Review: Lord Sunday by Garth Nix

I read the first book in the Keys to the Kingdom series by Garth Nix back when I was in grade 5. Grabbing each book as it was released, I pre-ordered the final book. Now having finished the last book of the series, I have the usual mixed feelings of joy and sorrow one gets at the end of a good book series.

The Keys To The Kingdom series is mostly set in a fictional place called the ' House' which is the epicenter of the universe and everything else (referred to as the Secondary Realms in the series) created by an Architect who has mysteriously disappeared. The House is controlled by seven corrupt trustees – who were selected by the Architect to execute her will but didn’t – who rule using objects of power called the seven keys. Arthur is the mortal who has been selected as heir by the Architect’s Will (it’s a living being) to claim the rightful ownership of the seven keys and execute the will. The way Arthur gets the keys, his adventures, the friends and enemies he makes along the way form the basic premise of the series.

Lord Sunday

In the final book, Arthur has arrived in disguise in the Incomparable Gardens and has to search for the seventh part of the will and with its help wrest the seventh and final key from Lord Sunday. Its even more dangerous than usual as Lord Sunday’s power is paramount to all others and can even override the other keys. That’s not the only challenge Arthur faces, the House is crumbling and corroding under the onslaught of  Nothing ( a mythical substance which everything is made up of, but also destroys everything it comes in contact with), caused by the corruption within the house and if its lost, everything will cease to exist.So it’s a race against time for Arthur as he rushes to acquire the final key and save the House and the Secondary Realms. Is he able to do it in time and save his friends, family and everyone he cares about ?

Though the series’ plot basically sounds like a video game’s plot where we have to defeat each level’s boss and proceed to the next (it is kinda like that), it is the way Nix writes and keep you engaged in the story and characters with good dialogues and excellent twists that makes the book a pleasure to read. Told through the intertwining viewpoints of the protagonist Arthur Penhaligon, his friend Leaf and General Suzy Blue, the story keeps you hooked.

Our main character, Arthur Penhaligon is an asthmatic 12-year old boy who has defeated six of the seven trustees and on the last lap of his journey. His personality of a humble, caring boy whose aim was to just execute the will, get the mess he’s stuck in sorted out and return to his normal life is very relatable. Affected by the sorcery of the House he develops sudden bouts of rage and self-pride while trying to keep his human side alive as well. When Arthur starts doubting himself too much or falls into trouble, his friends (usually Suzy Blue ) swoop in and save him. The most fun character is undoubtedly, that of Suzy Blue with her eternally optimistic and don’t-give-a-crap attitude. Not just the comic relief, she also has formidable fighting skills which have saved Arthur’s hide dozens of times. The other prominent mortal character in the story, Leaf is as good. Her straightforward and helping personality is shown as she helps the humans on Earth escape from the dangers appearing on Earth. Though a few readers might have hoped that Leaf and Arthur would end up together, I am happy that a romantic angle wasn’t even hinted at because its not necessary for the guy and girl to fall for each other at the end of every story. The female characters, especially Suzy, stand tall on their own. Each of Nix’s villains represent one deadly sin. Lord Sunday has subtle traits which show his vanity. Unlike every other denizen of the House, who are obsessed with ranks and titles, he simply signs his letters with an ‘S’. His domain is named the ‘Incomparable Gardens’ and the way he haughtily refuses to fight Arthur when challenged for the ownership of the seventh key showcase his sin.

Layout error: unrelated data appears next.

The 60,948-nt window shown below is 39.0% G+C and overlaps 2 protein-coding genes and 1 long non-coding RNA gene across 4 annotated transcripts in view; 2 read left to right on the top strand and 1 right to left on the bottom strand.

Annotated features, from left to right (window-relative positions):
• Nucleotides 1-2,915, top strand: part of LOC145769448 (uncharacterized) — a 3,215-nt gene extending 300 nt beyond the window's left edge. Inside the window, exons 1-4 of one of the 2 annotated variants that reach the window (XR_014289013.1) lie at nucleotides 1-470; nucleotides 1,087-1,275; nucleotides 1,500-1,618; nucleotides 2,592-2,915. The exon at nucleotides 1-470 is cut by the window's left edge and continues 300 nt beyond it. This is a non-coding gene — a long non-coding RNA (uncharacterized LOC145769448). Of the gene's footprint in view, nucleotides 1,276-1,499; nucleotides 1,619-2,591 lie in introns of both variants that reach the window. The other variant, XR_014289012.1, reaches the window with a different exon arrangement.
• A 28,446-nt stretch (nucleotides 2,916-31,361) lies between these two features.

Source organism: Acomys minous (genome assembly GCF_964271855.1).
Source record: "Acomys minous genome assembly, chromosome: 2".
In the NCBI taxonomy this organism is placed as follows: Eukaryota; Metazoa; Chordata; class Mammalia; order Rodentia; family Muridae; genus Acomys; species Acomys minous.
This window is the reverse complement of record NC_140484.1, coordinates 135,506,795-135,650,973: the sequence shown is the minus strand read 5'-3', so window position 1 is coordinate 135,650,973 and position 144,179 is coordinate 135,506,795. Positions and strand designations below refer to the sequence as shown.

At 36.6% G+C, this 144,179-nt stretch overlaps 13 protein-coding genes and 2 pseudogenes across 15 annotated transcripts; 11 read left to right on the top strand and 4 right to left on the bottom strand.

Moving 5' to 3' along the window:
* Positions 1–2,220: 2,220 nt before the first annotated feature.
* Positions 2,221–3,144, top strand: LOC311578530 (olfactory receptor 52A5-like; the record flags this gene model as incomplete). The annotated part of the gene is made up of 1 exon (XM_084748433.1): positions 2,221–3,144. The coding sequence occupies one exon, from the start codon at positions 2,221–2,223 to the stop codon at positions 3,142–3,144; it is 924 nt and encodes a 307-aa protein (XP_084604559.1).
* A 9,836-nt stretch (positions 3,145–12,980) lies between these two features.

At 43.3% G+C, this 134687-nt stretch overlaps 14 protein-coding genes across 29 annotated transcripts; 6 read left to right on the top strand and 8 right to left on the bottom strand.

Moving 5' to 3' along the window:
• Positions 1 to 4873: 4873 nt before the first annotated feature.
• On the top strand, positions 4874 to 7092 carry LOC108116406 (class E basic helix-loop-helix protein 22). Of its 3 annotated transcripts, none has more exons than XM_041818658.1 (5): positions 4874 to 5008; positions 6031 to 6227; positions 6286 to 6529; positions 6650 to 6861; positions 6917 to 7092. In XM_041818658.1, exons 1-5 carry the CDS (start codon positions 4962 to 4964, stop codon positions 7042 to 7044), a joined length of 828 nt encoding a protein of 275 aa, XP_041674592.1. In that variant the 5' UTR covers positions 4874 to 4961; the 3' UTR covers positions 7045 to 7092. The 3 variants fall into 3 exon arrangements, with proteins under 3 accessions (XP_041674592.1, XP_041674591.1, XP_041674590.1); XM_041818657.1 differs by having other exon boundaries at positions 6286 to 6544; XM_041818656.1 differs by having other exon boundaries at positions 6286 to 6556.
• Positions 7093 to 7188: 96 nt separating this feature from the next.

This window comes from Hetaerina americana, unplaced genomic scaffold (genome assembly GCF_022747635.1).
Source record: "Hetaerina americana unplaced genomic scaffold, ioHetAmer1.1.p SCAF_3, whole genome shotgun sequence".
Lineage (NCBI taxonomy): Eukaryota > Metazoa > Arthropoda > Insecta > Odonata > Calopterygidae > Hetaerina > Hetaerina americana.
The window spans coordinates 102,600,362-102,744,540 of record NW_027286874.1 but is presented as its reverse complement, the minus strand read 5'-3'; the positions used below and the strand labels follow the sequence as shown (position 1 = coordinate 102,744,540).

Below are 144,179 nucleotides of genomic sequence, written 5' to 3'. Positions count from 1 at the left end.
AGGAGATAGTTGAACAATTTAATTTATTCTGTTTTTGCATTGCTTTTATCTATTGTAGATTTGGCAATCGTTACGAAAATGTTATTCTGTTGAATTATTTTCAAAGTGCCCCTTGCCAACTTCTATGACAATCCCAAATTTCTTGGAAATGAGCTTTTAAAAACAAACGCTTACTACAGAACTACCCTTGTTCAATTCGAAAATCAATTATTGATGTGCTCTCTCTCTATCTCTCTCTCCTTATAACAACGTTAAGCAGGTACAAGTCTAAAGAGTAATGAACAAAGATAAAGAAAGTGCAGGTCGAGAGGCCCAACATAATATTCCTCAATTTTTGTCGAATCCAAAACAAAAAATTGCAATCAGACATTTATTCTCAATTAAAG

I really liked how the final book finishes the story. Though the climax is  not completely unpredictable, it does wrap up the series very nicely. Every character is tied up in one fell swoop, and the ending is open-ended enough so that the reader is not tied down by how the author envisions each character leads their life after the series. My favorite parts of the story are the ones with Suzy in them, especially when she stands up against authority.  Except at the beginning, the pace of the book is excellent and is entertaining at all times. It’s a page turner that I finished in a single day taking breaks only when I was shouted upon to eat/study etc.

I would recommend this book to anyone who has the slightest liking for fantasy. Trust me, you will love it. I know it joins my list of favorites. This is my first review, do comment what you thought of it! :)

Rating : 8/10